Shafesbury Avenue Embraces Straight Plays in '98

Special Features   Shafesbury Avenue Embraces Straight Plays in '98
LONDON TICKET -- June 1998

LONDON TICKET -- June 1998

With subsidized companies (excepting the triumphant National Theatre) universally declaring huge deficits, Covent Garden in meltdown and considerable doubt still hanging over the future of the South Bank Centre, the West End has come back to life as a home of straight plays as well as the musicals, which for so long have outnumbered them.

In the next three to six months there, we can look forward to the world premiere of Edward Albee's The Play About The Baby (directed by Howard Davies) and Harold Pinter starring in a revival of three of his short plays (A Kind of Alaska, The Lover and The Collection) as well as Michael Frayn's new Copenhagen (about the Uncertainty Theory, or at least I'm fairly certain that's what it's about).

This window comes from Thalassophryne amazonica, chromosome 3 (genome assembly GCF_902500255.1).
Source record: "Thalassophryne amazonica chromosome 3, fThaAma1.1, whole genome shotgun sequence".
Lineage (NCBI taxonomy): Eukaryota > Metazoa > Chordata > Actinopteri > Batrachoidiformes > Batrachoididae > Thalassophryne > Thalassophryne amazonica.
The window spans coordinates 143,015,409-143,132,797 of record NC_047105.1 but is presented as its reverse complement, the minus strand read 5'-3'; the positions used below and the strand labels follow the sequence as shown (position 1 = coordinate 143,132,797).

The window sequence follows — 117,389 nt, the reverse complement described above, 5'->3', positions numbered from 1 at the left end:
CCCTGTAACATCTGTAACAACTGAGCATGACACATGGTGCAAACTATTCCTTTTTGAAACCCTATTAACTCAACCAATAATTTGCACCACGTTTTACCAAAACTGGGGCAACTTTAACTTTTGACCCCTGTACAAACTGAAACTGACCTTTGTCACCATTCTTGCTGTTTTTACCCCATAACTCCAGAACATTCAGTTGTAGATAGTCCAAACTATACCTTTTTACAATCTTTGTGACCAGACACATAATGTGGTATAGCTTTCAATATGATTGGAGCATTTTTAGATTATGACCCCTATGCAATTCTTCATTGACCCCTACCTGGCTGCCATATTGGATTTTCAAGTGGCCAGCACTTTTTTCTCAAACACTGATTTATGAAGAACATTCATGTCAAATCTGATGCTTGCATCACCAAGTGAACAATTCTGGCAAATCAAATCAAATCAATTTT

From Off-Broadway comes Paula Vogel's How I Learned to Drive and The Man Who Came To Dinner, part of a Steppenwolf season at the Barbican, and we also get the return of David Hare's Plenty (with Alec McCowen), Filumena (Judi Dench for Peter Hall at the Piccadilly) and Our Country's Good by Timberlake Wertenbaker, who also has her new After Darwin going into Hampstead early in July.

All that and a Diana Rigg Phaedra at the Almeida. -- By Sheridan Morley

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